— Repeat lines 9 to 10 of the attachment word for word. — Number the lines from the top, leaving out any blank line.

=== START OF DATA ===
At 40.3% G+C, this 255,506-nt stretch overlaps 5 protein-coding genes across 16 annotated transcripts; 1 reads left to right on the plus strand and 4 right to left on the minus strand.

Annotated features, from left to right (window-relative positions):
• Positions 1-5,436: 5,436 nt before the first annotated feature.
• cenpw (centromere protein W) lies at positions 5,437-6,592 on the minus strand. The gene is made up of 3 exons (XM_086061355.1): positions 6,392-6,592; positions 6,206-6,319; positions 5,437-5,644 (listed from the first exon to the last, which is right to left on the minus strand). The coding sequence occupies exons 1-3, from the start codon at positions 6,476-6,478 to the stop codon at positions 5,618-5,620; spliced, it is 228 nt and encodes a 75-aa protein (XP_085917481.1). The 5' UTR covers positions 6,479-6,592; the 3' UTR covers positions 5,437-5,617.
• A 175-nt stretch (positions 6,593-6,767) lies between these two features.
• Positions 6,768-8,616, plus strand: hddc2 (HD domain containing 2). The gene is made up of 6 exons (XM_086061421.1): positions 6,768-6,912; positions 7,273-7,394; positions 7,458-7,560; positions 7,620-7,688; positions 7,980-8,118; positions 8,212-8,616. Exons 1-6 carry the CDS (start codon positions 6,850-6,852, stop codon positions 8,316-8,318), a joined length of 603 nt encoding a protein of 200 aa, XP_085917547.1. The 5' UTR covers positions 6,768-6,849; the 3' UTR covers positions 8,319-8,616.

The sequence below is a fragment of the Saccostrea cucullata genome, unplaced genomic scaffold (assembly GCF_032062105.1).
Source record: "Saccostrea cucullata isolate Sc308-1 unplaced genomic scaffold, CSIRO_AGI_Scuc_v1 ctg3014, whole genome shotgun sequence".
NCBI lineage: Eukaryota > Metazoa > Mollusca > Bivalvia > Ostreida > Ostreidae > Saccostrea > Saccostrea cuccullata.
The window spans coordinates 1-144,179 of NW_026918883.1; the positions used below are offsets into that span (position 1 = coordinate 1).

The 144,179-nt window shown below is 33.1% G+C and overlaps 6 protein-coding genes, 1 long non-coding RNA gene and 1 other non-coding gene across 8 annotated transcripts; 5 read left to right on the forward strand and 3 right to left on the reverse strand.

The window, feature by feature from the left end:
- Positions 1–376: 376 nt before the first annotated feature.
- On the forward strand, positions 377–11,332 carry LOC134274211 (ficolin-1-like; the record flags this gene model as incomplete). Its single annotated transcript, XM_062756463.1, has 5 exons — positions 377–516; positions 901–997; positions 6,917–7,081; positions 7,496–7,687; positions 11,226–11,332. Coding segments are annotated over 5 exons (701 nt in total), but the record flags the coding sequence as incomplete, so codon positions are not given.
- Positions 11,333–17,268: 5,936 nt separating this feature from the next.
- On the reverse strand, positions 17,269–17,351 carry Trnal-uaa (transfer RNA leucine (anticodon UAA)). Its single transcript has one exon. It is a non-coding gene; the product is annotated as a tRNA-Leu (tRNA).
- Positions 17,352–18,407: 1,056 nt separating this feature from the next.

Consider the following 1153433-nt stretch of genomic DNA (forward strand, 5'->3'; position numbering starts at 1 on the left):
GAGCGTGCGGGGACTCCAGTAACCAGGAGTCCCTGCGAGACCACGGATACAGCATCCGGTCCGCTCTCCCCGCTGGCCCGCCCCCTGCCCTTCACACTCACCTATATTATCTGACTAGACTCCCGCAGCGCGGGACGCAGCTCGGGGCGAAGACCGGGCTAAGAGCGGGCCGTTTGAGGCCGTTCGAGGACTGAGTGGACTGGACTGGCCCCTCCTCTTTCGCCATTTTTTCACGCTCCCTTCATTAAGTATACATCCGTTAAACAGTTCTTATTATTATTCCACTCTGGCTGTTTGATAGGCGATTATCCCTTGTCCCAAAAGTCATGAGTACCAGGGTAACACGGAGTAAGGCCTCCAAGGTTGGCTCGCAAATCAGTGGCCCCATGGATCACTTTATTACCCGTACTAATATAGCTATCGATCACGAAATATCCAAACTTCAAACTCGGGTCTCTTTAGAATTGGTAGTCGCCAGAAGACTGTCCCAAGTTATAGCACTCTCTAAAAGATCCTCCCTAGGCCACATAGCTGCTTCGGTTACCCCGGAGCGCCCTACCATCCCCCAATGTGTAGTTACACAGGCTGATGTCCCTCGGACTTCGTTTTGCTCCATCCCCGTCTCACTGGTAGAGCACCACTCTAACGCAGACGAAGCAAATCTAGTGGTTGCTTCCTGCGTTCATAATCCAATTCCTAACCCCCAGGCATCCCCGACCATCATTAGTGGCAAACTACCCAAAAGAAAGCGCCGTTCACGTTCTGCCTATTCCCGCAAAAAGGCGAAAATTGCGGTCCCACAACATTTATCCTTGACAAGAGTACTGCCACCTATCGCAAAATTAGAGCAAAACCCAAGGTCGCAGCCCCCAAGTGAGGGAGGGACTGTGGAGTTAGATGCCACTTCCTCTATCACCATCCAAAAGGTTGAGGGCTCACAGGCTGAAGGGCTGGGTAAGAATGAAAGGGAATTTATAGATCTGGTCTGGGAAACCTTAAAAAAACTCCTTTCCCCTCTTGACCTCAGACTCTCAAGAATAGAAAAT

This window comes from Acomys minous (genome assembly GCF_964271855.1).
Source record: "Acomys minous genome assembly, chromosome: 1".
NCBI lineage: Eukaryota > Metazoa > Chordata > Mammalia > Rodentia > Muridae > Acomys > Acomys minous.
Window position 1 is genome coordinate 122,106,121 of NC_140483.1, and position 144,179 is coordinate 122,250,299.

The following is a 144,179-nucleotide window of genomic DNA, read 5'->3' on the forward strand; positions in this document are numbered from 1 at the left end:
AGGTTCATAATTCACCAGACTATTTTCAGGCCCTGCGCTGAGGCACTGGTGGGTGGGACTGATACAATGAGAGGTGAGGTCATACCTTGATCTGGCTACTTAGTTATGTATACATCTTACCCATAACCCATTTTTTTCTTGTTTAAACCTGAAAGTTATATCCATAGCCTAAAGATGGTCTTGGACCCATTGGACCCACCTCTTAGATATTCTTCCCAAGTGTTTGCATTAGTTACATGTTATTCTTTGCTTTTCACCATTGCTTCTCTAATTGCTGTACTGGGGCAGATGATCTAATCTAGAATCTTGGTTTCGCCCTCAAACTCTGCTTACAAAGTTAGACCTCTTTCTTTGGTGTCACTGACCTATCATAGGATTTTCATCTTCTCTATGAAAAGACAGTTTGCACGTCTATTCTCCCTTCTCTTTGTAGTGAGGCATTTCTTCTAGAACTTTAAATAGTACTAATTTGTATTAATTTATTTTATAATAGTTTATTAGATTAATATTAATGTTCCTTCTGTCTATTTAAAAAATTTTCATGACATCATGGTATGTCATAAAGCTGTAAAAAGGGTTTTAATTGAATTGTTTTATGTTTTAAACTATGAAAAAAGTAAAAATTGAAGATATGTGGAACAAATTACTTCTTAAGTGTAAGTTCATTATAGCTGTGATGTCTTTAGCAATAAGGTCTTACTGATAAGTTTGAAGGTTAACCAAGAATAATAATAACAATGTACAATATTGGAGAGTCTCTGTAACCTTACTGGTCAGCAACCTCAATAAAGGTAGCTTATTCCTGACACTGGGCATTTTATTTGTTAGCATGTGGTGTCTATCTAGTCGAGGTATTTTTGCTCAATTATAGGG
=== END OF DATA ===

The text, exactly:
NCBI lineage: Eukaryota > Metazoa > Mollusca > Bivalvia > Ostreida > Ostreidae > Saccostrea > Saccostrea cuccullata.
The window spans coordinates 1-144,179 of NW_026918883.1; the positions used below are offsets into that span (position 1 = coordinate 1).